FOR IMMEDIATE RELEASE
June 11, 2002
AUSTIN, TX--A worthy goal of ensuring that Texas school children do not go hungry may become part of state Sen. Eddie Lucio, Jr.'s legislative package.
"I am looking at funding options for a statewide Breakfast/Lunch Initiative, which would provide free meals to all public school children, regardless of family income," explained the Brownsville Democrat. "We looked at a possible tax on soda for providing the necessary funds for the program. We're looking at all options, especially at a time when we face a budget shortfall of $5 billion or more."
A $2 tax would be imposed per gallon on the sale of soft drink syrup and $0.21 per gallon on the sale of bottled soft drinks. Approval of such a tax would generate approximately $180.3 million.
Currently, the federal Child Nutrition Program appropriates $800 million to Texas public schools, which is matched by the state at 2 percent. Seventy-two school districts in Texas provide both free breakfasts and lunches.
"School districts with a high percentage of children who qualify for free meals prefer to save on administrative costs, like hiring a cashier in the cafeteria, and instead direct the money to feeding all their students," explained Sen. Lucio.
National studies indicate several educational and health benefits for children who eat breakfast:
- increased school attendance
- increased student attention
- improved student behavior
- decreased drop-out rates
- reduced disciplinary referrals
- increased parental and community involvement
- reduced tardiness
- measurably improved test scores
- reduced visits to school nurses
- increased attention to sound nutrition at home
- reduced absences due to headache or stomach ache
- improved overall health
- decreased absences due to illness
"With hectic schedules and children having to leave home early to catch school buses, breakfast becomes secondary," said Sen. Lucio. "We want children in the classroom who can concentrate and succeed in school."
Sen. Lucio is also researching the need for a statewide task force to study the nutritional content of school cafeteria food, to ensure it does not contribute to obesity or diabetes in children.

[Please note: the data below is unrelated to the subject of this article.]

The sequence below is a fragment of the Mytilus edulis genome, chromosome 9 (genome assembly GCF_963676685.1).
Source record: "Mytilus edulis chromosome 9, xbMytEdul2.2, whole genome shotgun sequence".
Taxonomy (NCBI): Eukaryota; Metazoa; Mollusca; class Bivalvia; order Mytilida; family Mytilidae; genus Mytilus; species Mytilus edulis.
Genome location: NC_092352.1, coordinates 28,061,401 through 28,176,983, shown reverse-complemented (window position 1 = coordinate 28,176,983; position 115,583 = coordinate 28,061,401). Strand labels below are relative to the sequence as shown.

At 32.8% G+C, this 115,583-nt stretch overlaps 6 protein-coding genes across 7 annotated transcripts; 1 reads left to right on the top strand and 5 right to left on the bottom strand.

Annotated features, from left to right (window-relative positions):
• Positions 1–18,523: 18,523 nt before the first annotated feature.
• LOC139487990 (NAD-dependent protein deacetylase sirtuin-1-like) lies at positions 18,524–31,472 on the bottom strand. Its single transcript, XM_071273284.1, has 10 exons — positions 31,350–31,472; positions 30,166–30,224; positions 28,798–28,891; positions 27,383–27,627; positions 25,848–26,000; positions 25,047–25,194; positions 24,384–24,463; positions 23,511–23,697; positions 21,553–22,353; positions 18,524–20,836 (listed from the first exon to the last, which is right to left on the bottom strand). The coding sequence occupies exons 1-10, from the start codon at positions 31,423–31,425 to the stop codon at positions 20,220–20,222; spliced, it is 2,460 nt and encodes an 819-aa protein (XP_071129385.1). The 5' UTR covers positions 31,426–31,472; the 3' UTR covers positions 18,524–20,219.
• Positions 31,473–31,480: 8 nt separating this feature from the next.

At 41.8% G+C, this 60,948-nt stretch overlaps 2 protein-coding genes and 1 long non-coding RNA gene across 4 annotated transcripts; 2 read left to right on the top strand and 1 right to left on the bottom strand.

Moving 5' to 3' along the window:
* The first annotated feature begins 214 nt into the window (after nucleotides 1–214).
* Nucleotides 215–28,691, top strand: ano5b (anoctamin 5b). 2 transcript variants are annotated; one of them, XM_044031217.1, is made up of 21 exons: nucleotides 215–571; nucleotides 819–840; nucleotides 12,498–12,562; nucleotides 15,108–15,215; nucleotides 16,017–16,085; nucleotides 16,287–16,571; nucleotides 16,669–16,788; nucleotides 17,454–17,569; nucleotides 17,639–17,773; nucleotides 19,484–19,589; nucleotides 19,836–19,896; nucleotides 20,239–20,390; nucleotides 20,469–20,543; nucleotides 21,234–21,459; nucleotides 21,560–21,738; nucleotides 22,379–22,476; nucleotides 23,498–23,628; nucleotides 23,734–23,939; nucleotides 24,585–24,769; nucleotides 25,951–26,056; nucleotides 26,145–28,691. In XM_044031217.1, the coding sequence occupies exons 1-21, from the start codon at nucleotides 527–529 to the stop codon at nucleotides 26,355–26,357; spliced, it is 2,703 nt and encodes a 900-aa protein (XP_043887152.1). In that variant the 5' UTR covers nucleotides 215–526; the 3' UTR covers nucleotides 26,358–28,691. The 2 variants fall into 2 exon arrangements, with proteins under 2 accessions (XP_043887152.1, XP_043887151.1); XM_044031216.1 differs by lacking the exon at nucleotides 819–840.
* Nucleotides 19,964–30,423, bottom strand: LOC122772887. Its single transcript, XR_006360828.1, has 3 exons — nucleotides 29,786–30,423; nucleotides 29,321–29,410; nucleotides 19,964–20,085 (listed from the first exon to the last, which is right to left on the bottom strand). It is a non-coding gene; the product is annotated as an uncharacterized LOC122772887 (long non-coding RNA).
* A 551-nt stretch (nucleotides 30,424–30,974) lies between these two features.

One out of 300 school aged children in this country has diagnosed diabetes. The Texas Diabetes Council's January 2001 study, "Diabetes in Childhood and Adolescence," reports that diabetes in children is one of the costliest and most devastating chronic childhood conditions. In 1997, there were 700,676 adults (5.1 percent of the adult population) in Texas with diagnosed diabetes. An additional 5,104,725 children and adults in Texas were determined at increased risk for undiagnosed diabetes because of the risk factors of age, obesity and sedentary lifestyles. Twenty percent of American children are obese, and for Texas that means 800,000 children.
Both proposals are under development, and Sen. Lucio plans to meet with health and education leaders like Commissioner of Education Felipe Alanis and Health Commissioner Eduardo Sanchez, M.D. to further discuss his plans.
The State Comptroller has estimated it would cost $395 million to offer every public school student in Texas a free breakfast, lunch and snack. The snack program is optional.
"Not only do we want children to eat the most important meal of the day - breakfast- but we also want them to eat nutritionally," added Sen. Lucio.
Note: All tax bills must originate in the House of Representatives.